A new study published in the May issue of Redox Biology has shed some further light on just how incredible nutrient-packed beet juice is for your heart. While the study only had 35 participants, nutritionists not associated with the findings are encouraged by the results.
“This new study found that drinking beet juice was associated with a change in the bacteria in saliva that is indicative of improved cardiovascular health,” said registered dietitian Diana Gariglio-Clelland, RD, CDCES, Next Luxury. “It also resulted in a lower amount of bacteria that tend to promote inflammation, which can lead to cardiovascular disease, stroke, and other chronic diseases.”
For the research, scientists looked at oral bacteria in elderly individuals who supplemented with nitrate-rich beetroot juice for 10 days and determined that they had improved levels of such bacteria, as Mary Wirtz, MS, RDN, CSSD, a registered dietitian, and as a nutritional consultant for parenting site MomLovesBest, further explained. “This oral bacteria-fighting supplementation routine of consuming the beetroot juice has been proposed as a potential target, among others, to ward against cardiovascular and cognitive impairment.” No small feat for a humble root veggie, huh?
1. Research shows beet juice may help your blood pressure levels stay healthy
How, exactly does that work? Scientists believe it’s because beet juice is rich in nitrates, which help to relax the walls of your blood vessels. “Relaxed blood vessels [creates] reduced blood pressure, which was found to be true in a study of both younger and older test subjects. People suffering from high blood pressure may benefit from regular beet juice consumption,” says Gariglio-Clelland, referencing this study.
For more on how to lower blood pressure naturally through diet and exercise, read our article here
2. Beet juice may help reduce cancer risk
“Beet juice may help fight cancer,” comments Gariglio-Clelland. “Beets contain antioxidants that can help prevent cell damage and inflammation, which can both lead to cancer,” she continues, pointing to this research.
More specifically, a type of plant pigment called betalains are believed to give beets some impressive qualities in fighting cancer: “Beets get their rich color from betalains, which are water-soluble antioxidants. According to a study held in 2016, betalains have chemo-preventive capabilities against some cancer cell lines in the body,” says Shannon Henry, RD, a registered dietitian with EZCare Clinic, which offers walk-ins and online healthcare services for weight loss plans, nutrition/diet therapies, and treatments. She adds that betalains are thought to be free radical searchers that help find and abolish unstable cells in the body.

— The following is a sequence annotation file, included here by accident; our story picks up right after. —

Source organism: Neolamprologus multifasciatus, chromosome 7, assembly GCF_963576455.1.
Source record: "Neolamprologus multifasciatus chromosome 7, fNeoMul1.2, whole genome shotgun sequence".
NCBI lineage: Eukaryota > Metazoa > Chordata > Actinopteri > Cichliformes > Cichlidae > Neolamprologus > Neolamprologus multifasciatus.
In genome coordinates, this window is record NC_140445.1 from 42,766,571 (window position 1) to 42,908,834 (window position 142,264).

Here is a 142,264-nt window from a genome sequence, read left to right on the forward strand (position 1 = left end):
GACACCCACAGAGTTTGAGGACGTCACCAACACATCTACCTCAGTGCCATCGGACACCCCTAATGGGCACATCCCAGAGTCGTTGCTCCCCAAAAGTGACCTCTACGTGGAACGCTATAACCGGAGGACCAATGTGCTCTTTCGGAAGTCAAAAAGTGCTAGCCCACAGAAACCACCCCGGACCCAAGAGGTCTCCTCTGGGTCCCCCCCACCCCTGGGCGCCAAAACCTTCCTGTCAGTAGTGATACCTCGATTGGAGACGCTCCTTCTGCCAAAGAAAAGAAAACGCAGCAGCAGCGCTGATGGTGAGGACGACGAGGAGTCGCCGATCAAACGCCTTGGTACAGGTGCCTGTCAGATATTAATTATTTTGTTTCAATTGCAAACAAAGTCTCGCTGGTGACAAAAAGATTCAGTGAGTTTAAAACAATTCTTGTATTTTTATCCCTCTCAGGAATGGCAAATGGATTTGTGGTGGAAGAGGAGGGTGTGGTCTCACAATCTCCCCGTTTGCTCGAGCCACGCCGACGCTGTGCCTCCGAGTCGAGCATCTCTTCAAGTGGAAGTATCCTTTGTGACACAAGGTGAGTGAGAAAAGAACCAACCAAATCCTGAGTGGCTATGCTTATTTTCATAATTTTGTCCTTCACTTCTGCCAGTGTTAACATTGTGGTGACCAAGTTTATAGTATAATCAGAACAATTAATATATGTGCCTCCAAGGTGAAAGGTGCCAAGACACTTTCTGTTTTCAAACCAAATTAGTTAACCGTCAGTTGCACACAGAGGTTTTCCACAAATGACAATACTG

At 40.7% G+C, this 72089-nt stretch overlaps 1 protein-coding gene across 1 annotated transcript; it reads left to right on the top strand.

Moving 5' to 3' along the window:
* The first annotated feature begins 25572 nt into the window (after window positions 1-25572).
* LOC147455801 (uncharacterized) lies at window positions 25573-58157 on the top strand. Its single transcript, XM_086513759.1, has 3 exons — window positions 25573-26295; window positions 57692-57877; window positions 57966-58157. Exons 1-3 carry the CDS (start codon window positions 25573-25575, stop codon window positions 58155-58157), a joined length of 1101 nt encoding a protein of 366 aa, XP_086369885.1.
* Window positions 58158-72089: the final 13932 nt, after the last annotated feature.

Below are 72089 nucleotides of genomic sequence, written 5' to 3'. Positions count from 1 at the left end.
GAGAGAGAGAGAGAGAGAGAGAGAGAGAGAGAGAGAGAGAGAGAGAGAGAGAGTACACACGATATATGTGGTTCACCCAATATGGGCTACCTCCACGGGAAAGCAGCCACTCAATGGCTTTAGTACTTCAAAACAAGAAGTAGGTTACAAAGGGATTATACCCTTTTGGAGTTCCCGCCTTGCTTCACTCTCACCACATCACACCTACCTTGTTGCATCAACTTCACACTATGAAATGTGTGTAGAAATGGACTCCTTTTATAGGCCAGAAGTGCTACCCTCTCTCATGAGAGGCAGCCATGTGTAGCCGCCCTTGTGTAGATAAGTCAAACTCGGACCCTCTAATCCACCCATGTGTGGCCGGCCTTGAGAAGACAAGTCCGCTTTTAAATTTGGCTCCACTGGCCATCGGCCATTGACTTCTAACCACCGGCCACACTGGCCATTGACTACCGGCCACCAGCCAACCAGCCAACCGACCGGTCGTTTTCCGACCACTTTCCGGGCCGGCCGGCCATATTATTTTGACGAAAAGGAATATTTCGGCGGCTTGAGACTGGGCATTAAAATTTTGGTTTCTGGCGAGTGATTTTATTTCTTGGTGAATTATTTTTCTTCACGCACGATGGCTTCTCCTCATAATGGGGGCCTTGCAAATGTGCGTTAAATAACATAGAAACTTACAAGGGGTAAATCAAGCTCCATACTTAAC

3. Athletes may benefit from drinking beet juice
“Beetroot juice has also been researched in athletes as it can raise nitric oxide levels in the human body, which can increase blood flow, improve lung function, and strengthen muscle contractions,” says Wirtz.
“Beet juice improves energy and exercise/workout stamina,” elaborates Henry. “According to a study conducted in 2012, drinking beet juice increases plasma nitrate levels and increases physical performance,” she explains. In this research, trained cyclists who drank two cups of beet juice daily improved their 10-kilometer time trial by roughly 12 seconds. “Similarly, they also reduced their maximum oxygen output,” adds Henry.
How much beet juice should you drink?
When it comes to guzzling the magenta-hued beverage, go for an eight-ounce serving. “Beet juice is rich in vitamin C, potassium, and iron. One eight-ounce portion of beet juice provides 15 percent of the daily value for potassium, eight percent of the daily value for iron, and 15 percent of the daily value for vitamin C,” says Gariglio-Clelland. “Vitamin C helps support the immune system and fight against inflammation, iron helps build red blood cells and potassium helps to relax blood vessels to promote healthy blood pressure levels,” she elaborates, adding that beets are also a source of plant-based nutrients called carotenoids and flavonoids, which can fight inflammation in your body.
Not all juices are created equal: “If you are purchasing beet juice, look for a brand with no added sugars,” cautions Wirtz, suggesting that you drink either four or eight ounces.